Health & Science

Feds Probe “Culture of Safety” In Offshore Industry, Recommend Wider Focus

A federal agency is wrapping up its investigation into the 2010 Deepwater Horizon blowout. Investigators say the offshore industry is focusing on the wrong things when it comes to preventing huge accidents.


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The U.S. Chemical Safety Board is an independent agency that investigates industrial accidents.

Previously, its primary focus was land-based incidents like the 2005 explosion at BP’s Texas City refinery.

Don Holmstrom was the lead investigator for that accident, and is also the lead investigator for this one. He says the lessons learned in Texas City never made it to the Gulf of Mexico:

“We believe there was significant progress on-shore in refineries and chemical plants and the standards related to those that were developed by the American Petroleum Institute. However, similar progress has not been made off-shore.”

Holmstrom says drillers and producers focus too narrowly on safety issues such as worker equipment and preventing slips and falls.

He says although personal safety is important, there needs to be a big-picture emphasis on engineering and process safety, such as collecting data on near-accidents.

Holmstrom drew a parallel to the airline industry:

“Obviously the flying public is more interested in whether or not their plane is going to make it to the next destination and not crash than they are whether there’s back strains or personal injuries to the baggage handlers or other people who are getting you on the plane. It’s the same thing in oil refineries and drilling rigs: slips, trips and fall-type injuries are very important, but also what’s important and needs a specific, distinct focus is preventing these major accidents from occurring, things like fires, explosions, release of toxic gas.”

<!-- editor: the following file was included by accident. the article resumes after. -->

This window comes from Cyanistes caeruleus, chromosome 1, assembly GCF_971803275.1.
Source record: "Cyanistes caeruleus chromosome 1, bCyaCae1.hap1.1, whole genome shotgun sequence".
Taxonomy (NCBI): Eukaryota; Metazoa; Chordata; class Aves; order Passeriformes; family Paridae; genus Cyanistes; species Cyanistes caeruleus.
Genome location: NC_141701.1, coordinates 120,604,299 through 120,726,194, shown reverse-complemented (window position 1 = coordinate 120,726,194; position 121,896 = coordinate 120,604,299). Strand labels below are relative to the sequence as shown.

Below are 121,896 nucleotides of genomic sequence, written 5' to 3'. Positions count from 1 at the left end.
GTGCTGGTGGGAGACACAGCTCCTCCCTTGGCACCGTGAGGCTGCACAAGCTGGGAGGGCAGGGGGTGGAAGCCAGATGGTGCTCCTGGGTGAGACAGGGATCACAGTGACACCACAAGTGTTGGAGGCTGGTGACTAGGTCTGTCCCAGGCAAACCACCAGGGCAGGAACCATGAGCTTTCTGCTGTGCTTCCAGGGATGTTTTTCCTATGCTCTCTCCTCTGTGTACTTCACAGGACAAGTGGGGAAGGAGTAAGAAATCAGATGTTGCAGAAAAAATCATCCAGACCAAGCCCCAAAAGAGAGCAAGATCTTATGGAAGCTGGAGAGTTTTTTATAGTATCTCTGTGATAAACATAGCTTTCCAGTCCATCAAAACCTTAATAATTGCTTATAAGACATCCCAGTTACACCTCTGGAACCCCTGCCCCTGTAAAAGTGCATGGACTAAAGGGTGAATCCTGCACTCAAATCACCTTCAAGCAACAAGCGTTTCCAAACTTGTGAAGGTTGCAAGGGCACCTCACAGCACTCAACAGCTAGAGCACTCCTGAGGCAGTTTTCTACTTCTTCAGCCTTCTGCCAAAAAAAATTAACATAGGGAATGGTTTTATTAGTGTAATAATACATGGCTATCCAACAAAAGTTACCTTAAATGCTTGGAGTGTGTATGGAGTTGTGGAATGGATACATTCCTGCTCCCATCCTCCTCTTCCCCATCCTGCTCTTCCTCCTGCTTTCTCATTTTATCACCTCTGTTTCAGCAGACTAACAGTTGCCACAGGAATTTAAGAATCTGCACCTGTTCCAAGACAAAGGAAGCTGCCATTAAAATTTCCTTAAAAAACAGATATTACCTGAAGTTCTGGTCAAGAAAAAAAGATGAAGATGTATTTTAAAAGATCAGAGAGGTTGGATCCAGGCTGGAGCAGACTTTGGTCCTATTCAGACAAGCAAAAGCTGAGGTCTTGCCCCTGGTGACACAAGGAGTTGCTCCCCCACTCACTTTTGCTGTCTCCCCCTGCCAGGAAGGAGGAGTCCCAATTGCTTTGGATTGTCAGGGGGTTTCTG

Experts at the hearing urged the federal government to consider tougher reporting requirements.

One of them was Lois Epstein,  an engineer and Arctic Program Director for the Wilderness Society.

She says the disclosure of early trouble signs could help prevent big accidents.

“About a month before the Macondo tragedy occurred, there was an uncontrolled release of gas at that well. It took a fairly long time to address, no one was hurt, but that’s an indication that that particular well was potentially much more complicated that people thought. It’s an example of a performance indicator that might be used in the future to predict what could happen.”

Reporting of those incidents, known as kicks, are not currently required.

But the Chemical Safety Board has no regulatory power; it can only issue recommendations.

Actual regulation is part of the Bureau of Safety and Environmental Enforcement.

From the KUHF Health and Science Desk, I’m Carrie Feibel.

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